“It’s been hundreds and hundreds of millions of dollars in city, state, federal and private infrastructure investment in the South End and downtown areas,” Luke Buttenwieser, a transportation planner with the city told the Zoning Board in June 2022. “There’s not another place in the city or I would venture to say the state of Connecticut that’s received such high levels of transportation investment.”

A look at road infrastructure work in the area around the Stamford Transportation Center. (Courtesy of Stamford)

Buttenwieser noted that “practically every single road and intersection has been upgraded” or is in the midst of being upgraded to support better connectivity to the station and future development in the area.

Some of those projects include

  • Atlantic Street bridge work
  • Improvements to the Atlantic and Main Street intersection
  • Pacific Street streetscape improvements
  • Greenwich Avenue/Pulaski Street roundabout project
  • The Dock Street connector road

Transit-Oriented Development

That future development could include more housing, commercial, and retail space to the area around the train station. In 2022, the Zoning Board voted to approve changing the zoning from mostly industrial uses to zones that would allow for mixed use developments, such as apartments with retail. 

“This is a very accessible area,” Ralph Blessing, Stamford’s land use bureau chief, told the Zoning Board in June 2022. “A lot of the land is vacant and part of that has to do with the current zoning, because manufacturing is a use that is not very much sought after nowadays, so that’s really the rationale for changing the zoning to residential and commercial uses which are very much in demand.”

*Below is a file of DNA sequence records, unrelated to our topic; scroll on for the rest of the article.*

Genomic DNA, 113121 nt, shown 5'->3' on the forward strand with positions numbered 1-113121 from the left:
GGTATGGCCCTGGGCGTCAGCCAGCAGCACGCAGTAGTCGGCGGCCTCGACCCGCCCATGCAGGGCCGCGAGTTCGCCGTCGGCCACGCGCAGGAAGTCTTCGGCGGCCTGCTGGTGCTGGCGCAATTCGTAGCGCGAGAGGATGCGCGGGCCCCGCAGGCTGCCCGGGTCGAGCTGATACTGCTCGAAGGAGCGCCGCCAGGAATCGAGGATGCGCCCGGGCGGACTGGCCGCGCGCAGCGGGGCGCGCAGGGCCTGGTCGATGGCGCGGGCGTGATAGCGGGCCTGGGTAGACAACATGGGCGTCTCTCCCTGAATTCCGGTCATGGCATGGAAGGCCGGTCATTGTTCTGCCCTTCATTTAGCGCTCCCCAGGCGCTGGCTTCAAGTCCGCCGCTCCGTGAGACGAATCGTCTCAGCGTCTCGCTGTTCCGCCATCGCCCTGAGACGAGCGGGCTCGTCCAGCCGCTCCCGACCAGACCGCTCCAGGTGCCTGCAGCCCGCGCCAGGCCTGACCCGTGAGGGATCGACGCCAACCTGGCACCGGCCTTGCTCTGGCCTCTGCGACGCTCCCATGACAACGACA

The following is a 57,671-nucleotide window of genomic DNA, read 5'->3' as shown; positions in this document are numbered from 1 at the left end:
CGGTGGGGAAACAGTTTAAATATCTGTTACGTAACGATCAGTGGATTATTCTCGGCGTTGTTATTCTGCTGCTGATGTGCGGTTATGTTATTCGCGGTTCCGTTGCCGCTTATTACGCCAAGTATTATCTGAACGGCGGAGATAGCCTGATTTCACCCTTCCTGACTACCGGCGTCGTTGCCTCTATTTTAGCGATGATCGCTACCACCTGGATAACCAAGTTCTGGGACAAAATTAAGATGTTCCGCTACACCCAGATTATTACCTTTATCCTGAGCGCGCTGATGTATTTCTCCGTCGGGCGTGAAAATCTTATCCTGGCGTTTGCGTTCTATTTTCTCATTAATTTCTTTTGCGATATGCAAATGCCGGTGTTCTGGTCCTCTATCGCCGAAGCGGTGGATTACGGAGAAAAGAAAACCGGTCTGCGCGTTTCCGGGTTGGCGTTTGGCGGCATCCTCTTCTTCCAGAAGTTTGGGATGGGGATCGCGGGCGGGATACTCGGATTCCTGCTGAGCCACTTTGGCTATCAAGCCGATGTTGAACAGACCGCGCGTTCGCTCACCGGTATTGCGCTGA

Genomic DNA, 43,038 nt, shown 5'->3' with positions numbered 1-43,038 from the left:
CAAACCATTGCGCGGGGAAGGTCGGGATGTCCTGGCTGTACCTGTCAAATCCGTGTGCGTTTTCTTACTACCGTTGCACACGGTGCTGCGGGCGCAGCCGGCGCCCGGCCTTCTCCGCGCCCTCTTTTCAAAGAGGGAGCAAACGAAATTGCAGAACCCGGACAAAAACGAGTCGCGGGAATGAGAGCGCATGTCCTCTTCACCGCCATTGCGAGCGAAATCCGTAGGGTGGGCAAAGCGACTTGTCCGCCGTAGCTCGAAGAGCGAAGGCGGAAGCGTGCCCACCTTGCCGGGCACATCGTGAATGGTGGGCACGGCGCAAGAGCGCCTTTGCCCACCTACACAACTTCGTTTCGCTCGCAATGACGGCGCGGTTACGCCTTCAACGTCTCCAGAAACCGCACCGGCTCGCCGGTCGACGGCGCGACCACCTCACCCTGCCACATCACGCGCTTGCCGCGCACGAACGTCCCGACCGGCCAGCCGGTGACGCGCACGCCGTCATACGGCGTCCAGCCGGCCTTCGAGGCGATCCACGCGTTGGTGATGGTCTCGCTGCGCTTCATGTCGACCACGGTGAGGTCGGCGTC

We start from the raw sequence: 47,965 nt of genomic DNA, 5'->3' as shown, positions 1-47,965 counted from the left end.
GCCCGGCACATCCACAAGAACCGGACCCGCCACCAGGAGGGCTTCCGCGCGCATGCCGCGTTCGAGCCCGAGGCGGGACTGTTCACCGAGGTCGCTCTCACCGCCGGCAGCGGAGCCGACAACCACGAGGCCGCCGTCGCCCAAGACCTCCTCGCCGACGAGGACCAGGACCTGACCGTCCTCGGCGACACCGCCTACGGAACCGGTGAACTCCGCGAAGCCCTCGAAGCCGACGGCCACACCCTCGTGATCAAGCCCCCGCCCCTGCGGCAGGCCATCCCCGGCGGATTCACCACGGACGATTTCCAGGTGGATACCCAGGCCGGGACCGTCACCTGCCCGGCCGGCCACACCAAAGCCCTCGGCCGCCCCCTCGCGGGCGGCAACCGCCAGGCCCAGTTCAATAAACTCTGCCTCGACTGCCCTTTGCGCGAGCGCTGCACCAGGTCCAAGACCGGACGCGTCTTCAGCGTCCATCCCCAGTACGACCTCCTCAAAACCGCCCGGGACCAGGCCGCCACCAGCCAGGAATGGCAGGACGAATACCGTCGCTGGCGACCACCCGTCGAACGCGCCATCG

Blessing said that development in the area would help provide more housing options, as he noted the city and region are facing a “housing crisis and a housing shortage,”and also better tie together neighborhoods. 

"This is sort of a no man’s land,” he said. “And development of this area around the train would connect the downtown and the South End much better.”

The approved zoning could allow for 1300 and 1400 units of housing around the train station, Blessing said.

A look at how the city rezoned the areas around the train station. (Courtesy of Stamford)

The city broke the zoning up into three areas:

  • Subarea A was rezoned to Transportation Center Designed District—which is aimed at “encouraging mixed-use development” near the center. This area includes I-95, the center itself, the state-owned parking garage, and the rail lines.
  • Subarea B was rezoned to Transportation Center Designed District and includes areas between Atlantic and Pacific Street, and Blessing noted that this district has “a lot of vacant sites.”
  • Subarea C was rezoned to Residential High Density, which allows for residential and community facilities. This area includes those properties east of Pacific Street. Blessing said that there’s “more office and commercial uses allowed” in the Transportation Center Designed District than this district, and the city wants “those closer to the train station.”